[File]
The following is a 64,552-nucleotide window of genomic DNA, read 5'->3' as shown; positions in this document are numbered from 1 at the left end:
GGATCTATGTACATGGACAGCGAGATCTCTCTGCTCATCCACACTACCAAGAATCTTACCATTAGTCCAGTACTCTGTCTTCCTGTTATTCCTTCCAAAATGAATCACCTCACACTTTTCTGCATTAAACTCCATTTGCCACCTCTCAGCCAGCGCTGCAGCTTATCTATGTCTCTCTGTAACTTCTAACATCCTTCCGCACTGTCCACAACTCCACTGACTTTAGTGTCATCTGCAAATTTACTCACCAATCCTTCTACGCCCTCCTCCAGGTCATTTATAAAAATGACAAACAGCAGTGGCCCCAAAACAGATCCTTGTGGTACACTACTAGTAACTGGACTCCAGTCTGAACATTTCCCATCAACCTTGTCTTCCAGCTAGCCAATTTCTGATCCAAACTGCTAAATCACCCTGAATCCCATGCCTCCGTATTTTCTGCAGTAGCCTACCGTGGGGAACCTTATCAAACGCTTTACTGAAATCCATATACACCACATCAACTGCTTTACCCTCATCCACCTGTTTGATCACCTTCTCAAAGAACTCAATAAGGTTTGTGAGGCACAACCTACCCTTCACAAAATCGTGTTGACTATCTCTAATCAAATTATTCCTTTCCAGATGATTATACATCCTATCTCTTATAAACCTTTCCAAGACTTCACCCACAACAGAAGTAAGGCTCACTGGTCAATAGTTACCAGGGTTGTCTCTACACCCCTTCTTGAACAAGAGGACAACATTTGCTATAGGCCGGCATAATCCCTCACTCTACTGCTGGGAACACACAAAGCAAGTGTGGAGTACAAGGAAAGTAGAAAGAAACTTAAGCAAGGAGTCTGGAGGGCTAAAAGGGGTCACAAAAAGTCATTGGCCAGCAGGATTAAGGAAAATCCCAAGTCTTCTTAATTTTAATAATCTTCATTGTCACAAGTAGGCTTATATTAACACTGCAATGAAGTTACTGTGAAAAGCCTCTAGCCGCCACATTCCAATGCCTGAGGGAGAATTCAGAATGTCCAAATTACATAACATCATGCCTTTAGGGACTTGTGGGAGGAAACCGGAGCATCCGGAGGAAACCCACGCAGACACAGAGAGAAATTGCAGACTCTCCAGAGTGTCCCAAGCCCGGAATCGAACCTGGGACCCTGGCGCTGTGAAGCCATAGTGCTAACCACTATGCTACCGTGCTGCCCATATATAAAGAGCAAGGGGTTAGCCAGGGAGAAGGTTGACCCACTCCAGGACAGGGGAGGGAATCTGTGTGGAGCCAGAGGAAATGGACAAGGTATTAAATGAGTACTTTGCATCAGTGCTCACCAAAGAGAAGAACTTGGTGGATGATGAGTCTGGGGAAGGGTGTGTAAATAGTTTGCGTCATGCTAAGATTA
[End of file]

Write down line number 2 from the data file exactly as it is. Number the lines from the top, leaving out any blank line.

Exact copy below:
GGATCTATGTACATGGACAGCGAGATCTCTCTGCTCATCCACACTACCAAGAATCTTACCATTAGTCCAGTACTCTGTCTTCCTGTTATTCCTTCCAAAATGAATCACCTCACACTTTTCTGCATTAAACTCCATTTGCCACCTCTCAGCCAGCGCTGCAGCTTATCTATGTCTCTCTGTAACTTCTAACATCCTTCCGCACTGTCCACAACTCCACTGACTTTAGTGTCATCTGCAAATTTACTCACCAATCCTTCTACGCCCTCCTCCAGGTCATTTATAAAAATGACAAACAGCAGTGGCCCCAAAACAGATCCTTGTGGTACACTACTAGTAACTGGACTCCAGTCTGAACATTTCCCATCAACCTTGTCTTCCAGCTAGCCAATTTCTGATCCAAACTGCTAAATCACCCTGAATCCCATGCCTCCGTATTTTCTGCAGTAGCCTACCGTGGGGAACCTTATCAAACGCTTTACTGAAATCCATATACACCACATCAACTGCTTTACCCTCATCCACCTGTTTGATCACCTTCTCAAAGAACTCAATAAGGTTTGTGAGGCACAACCTACCCTTCACAAAATCGTGTTGACTATCTCTAATCAAATTATTCCTTTCCAGATGATTATACATCCTATCTCTTATAAACCTTTCCAAGACTTCACCCACAACAGAAGTAAGGCTCACTGGTCAATAGTTACCAGGGTTGTCTCTACACCCCTTCTTGAACAAGAGGACAACATTTGCTATAGGCCGGCATAATCCCTCACTCTACTGCTGGGAACACACAAAGCAAGTGTGGAGTACAAGGAAAGTAGAAAGAAACTTAAGCAAGGAGTCTGGAGGGCTAAAAGGGGTCACAAAAAGTCATTGGCCAGCAGGATTAAGGAAAATCCCAAGTCTTCTTAATTTTAATAATCTTCATTGTCACAAGTAGGCTTATATTAACACTGCAATGAAGTTACTGTGAAAAGCCTCTAGCCGCCACATTCCAATGCCTGAGGGAGAATTCAGAATGTCCAAATTACATAACATCATGCCTTTAGGGACTTGTGGGAGGAAACCGGAGCATCCGGAGGAAACCCACGCAGACACAGAGAGAAATTGCAGACTCTCCAGAGTGTCCCAAGCCCGGAATCGAACCTGGGACCCTGGCGCTGTGAAGCCATAGTGCTAACCACTATGCTACCGTGCTGCCCATATATAAAGAGCAAGGGGTTAGCCAGGGAGAAGGTTGACCCACTCCAGGACAGGGGAGGGAATCTGTGTGGAGCCAGAGGAAATGGACAAGGTATTAAATGAGTACTTTGCATCAGTGCTCACCAAAGAGAAGAACTTGGTGGATGATGAGTCTGGGGAAGGGTGTGTAAATAGTTTGCGTCATGCTAAGATTA